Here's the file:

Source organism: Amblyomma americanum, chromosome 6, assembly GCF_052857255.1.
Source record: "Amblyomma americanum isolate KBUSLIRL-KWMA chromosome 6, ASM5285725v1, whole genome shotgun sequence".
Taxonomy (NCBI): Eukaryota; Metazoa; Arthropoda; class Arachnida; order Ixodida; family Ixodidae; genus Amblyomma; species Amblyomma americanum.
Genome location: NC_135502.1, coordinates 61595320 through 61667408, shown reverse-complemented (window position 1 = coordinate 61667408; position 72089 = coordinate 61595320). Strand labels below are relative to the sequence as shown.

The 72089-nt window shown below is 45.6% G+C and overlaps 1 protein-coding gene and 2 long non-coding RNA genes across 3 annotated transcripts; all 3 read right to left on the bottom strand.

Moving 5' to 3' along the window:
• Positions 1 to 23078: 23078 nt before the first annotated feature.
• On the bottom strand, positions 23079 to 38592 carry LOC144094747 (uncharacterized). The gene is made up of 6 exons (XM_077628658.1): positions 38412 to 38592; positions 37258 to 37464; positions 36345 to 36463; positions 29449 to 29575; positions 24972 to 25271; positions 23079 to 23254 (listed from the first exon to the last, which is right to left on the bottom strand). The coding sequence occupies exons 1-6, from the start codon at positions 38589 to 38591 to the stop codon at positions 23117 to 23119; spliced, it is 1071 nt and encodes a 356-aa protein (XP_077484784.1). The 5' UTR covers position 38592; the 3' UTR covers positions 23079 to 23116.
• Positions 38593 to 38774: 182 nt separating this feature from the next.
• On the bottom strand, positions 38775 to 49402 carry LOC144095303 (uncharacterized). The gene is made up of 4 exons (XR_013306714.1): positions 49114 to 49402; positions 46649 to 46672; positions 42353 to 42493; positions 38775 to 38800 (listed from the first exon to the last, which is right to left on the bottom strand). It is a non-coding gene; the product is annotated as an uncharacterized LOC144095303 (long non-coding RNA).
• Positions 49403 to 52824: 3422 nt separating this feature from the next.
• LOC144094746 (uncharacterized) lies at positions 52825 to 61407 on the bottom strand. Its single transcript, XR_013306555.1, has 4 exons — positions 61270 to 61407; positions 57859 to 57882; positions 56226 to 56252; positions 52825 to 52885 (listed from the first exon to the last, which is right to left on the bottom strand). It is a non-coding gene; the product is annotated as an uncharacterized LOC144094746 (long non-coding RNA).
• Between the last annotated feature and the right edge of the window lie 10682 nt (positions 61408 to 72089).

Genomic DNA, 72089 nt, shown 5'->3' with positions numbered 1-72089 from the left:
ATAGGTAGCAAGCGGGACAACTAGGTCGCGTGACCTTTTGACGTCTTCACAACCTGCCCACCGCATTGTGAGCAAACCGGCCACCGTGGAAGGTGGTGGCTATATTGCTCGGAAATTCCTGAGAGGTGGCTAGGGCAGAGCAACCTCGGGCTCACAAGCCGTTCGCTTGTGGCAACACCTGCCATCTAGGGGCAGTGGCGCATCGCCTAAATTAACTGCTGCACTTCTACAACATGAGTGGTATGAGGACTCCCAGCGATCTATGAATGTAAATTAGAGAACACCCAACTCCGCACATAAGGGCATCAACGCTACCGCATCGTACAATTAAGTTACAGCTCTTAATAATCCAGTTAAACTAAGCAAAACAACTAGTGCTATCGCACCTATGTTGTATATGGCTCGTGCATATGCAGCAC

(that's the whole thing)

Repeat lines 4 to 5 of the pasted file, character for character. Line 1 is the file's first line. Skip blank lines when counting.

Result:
Genome location: NC_135502.1, coordinates 61595320 through 61667408, shown reverse-complemented (window position 1 = coordinate 61667408; position 72089 = coordinate 61595320). Strand labels below are relative to the sequence as shown.

The 72089-nt window shown below is 45.6% G+C and overlaps 1 protein-coding gene and 2 long non-coding RNA genes across 3 annotated transcripts; all 3 read right to left on the bottom strand.